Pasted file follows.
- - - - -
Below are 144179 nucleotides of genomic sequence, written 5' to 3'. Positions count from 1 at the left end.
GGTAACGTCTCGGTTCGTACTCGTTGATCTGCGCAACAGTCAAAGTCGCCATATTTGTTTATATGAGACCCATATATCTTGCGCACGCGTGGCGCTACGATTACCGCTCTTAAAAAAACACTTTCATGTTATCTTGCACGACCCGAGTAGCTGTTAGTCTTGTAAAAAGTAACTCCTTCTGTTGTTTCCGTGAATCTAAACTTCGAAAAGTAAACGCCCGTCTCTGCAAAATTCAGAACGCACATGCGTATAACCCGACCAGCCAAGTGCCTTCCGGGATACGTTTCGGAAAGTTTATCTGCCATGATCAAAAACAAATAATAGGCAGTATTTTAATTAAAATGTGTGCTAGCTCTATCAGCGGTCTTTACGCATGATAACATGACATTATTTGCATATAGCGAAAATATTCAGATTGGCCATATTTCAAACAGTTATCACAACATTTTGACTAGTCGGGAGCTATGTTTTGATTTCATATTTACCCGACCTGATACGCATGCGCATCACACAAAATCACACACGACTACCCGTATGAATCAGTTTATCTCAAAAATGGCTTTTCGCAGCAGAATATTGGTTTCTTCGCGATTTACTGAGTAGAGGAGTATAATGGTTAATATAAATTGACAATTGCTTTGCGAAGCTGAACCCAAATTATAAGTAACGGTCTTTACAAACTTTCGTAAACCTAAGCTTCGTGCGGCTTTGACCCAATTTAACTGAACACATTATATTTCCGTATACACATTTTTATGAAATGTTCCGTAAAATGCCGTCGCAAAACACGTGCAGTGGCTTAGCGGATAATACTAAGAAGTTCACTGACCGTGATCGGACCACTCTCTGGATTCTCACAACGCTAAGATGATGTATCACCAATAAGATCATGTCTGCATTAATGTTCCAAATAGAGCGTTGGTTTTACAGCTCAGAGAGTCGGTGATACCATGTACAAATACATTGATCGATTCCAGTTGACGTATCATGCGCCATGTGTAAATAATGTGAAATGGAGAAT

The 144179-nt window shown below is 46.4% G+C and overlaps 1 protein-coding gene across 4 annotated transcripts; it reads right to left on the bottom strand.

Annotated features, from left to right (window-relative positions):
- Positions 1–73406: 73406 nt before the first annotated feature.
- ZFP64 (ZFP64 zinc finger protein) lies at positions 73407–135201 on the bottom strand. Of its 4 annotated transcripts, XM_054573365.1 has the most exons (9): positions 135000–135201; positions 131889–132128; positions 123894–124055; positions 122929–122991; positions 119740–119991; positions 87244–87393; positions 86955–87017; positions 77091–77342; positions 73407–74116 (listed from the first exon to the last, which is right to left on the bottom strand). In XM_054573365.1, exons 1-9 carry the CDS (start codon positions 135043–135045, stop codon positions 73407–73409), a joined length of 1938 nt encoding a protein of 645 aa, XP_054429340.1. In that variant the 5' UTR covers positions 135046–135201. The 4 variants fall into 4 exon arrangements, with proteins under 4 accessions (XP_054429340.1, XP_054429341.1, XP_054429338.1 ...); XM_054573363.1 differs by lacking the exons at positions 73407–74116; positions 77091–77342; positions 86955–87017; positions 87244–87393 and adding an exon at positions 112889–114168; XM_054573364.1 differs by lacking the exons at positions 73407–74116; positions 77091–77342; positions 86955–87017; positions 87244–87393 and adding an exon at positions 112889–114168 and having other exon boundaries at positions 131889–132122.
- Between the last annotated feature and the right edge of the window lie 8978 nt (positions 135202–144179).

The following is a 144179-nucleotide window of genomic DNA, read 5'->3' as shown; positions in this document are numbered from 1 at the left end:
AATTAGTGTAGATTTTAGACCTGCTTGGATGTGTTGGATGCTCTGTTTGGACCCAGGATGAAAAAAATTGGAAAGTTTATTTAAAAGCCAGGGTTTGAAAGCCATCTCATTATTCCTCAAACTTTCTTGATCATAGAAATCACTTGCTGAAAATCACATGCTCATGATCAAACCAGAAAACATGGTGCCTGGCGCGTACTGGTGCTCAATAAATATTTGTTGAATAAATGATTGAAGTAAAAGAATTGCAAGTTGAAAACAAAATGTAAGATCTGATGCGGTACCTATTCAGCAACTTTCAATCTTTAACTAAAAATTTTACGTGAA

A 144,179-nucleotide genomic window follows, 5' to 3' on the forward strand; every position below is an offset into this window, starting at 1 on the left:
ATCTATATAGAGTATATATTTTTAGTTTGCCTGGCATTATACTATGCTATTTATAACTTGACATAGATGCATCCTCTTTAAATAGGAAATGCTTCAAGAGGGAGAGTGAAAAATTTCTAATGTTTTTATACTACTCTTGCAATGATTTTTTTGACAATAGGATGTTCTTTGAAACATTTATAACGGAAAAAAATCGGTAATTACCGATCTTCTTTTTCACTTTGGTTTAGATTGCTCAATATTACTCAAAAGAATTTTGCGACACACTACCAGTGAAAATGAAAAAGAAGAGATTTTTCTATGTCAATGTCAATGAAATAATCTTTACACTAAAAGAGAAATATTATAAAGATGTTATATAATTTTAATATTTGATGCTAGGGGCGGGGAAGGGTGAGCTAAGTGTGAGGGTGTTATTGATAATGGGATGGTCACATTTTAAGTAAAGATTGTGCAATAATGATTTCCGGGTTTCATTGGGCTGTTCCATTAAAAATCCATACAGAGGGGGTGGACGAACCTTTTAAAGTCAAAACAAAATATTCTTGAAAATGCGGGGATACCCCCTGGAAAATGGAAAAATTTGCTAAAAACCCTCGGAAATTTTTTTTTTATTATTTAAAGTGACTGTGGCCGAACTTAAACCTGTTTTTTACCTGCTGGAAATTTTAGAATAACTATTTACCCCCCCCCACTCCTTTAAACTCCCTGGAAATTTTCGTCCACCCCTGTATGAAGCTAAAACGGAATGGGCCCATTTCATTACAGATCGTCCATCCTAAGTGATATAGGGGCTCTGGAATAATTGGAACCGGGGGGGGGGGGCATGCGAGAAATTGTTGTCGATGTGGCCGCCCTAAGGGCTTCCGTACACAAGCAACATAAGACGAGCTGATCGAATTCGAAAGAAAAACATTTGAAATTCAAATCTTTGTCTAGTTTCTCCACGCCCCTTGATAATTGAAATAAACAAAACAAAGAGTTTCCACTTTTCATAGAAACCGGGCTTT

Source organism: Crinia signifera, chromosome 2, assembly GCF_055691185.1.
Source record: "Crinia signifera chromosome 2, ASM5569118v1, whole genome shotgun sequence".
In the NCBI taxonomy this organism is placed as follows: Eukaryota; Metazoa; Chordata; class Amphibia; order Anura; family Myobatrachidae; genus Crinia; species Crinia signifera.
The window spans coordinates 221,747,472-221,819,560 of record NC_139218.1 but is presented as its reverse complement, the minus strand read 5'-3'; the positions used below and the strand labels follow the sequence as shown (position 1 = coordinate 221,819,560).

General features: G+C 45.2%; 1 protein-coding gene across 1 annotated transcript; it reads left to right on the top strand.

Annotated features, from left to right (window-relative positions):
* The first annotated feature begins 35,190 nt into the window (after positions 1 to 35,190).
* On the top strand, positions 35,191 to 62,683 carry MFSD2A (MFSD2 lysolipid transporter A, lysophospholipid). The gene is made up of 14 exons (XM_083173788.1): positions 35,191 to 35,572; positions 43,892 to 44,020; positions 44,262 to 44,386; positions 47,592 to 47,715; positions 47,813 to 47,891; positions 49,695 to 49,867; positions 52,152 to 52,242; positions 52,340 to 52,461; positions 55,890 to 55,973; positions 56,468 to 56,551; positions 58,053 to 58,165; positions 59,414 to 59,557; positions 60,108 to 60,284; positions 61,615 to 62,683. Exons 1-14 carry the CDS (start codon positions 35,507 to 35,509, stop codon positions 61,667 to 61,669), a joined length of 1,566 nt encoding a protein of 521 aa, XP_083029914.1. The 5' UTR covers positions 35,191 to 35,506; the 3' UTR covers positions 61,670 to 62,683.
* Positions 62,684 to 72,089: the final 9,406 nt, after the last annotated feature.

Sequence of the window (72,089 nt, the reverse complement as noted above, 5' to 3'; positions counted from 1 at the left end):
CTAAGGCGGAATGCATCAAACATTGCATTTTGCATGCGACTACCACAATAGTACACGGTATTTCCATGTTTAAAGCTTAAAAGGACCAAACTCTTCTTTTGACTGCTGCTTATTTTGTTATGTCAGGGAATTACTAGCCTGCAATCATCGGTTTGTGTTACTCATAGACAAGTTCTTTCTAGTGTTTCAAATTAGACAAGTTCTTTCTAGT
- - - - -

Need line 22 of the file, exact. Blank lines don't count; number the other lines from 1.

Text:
CTAAGGCGGAATGCATCAAACATTGCATTTTGCATGCGACTACCACAATAGTACACGGTATTTCCATGTTTAAAGCTTAAAAGGACCAAACTCTTCTTTTGACTGCTGCTTATTTTGTTATGTCAGGGAATTACTAGCCTGCAATCATCGGTTTGTGTTACTCATAGACAAGTTCTTTCTAGTGTTTCAAATTAGACAAGTTCTTTCTAGT